Moody's said on Tuesday that the outlook on its Baa3 rating for India is stable, in part due to the country's high savings and investment rates, as debate rages in Delhi over whether the country can avoid credit downgrades from other rating agencies.
In its annual credit analysis on India, which Moody's said does not constitute a rating action, the agency also cited the country's large, diverse economy and strong gross domestic product growth as supportive of the rating.
However, Moody's said: "The rating is constrained by the credit challenges posed by India's poor social and physical infrastructure, high government deficit and debt ratios, recurrent inflationary pressures and an uncertain operating environment."
Last month, Standard & Poor's warned India still faced a one-in-three chance of a credit rating downgrade over the next 24 months, although it said a series of reform steps launched in September had slightly improved the country's prospects.
Fitch also has a negative outlook on India.
Having faced a series of revenue-raising setbacks, the Indian government is grappling with a widening fiscal deficit that threatens to undermine the country's credit standing and possibly trigger a downgrade to junk status.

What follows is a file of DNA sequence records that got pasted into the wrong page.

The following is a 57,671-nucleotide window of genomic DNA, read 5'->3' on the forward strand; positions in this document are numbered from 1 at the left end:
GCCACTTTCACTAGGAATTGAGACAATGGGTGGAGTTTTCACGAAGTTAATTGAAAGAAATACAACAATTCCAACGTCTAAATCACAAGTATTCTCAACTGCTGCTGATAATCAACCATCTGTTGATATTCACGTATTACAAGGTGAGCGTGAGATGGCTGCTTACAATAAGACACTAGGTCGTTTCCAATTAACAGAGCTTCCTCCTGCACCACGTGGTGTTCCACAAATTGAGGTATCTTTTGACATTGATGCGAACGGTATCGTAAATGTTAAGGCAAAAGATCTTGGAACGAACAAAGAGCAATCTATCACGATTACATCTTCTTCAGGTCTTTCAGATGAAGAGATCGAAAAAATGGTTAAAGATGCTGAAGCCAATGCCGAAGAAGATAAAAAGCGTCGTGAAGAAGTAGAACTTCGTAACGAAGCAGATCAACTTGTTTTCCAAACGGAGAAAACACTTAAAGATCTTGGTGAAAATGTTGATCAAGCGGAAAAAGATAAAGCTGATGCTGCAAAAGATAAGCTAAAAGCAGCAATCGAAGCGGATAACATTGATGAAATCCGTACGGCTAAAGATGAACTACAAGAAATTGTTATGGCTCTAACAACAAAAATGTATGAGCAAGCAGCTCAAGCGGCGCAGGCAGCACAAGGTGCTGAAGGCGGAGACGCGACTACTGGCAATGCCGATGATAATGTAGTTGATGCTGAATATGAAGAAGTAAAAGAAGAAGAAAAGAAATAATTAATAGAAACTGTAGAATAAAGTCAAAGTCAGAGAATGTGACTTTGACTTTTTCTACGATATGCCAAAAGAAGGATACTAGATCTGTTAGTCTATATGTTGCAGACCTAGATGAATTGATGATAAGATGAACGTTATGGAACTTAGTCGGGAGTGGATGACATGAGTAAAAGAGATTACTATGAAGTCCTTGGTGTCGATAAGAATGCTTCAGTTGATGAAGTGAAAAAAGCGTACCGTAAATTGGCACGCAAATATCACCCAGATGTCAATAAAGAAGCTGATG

Finance Minister P. Chidambaram has an ambitious target of holding the government's fiscal deficit for 2012/13 at 5.3 percent of gross domestic product, even as sceptical private economists forecast a deficit closer to 6 percent.
India's rating outlook stable, says Moody's
Moody's today said India rating outlook is stable because of the country's strong economic growth along with high savings and investment rates.
"India's Baa3 rating and stable outlook are supported by credit strengths which include a large, diverse economy, strong GDP growth and savings, and investment rates that exceed emerging market averages," the global rating agency said in its 'Credit Analysis on India' report.
It, however, said the rating is constrained by the credit challenges posed by India's poor social and physical infrastructure, low per capita income, high government deficit and debit ratio.
The rating has also been constrained due to the country's complex regulatory environment and a tendency towards inflation, Moody's added.
The government aims to restrict the fiscal deficit to 5.3 per cent of GDP this fiscal. It has also announced a slew of measures to spur infrastructure development and liberalised foreign direct investment norms.
"However, given the delayed timing and still modest scope of these measure, growth may remain subdued in the near term amid continued domestic political uncertainty and a global slowdown," Moody's added.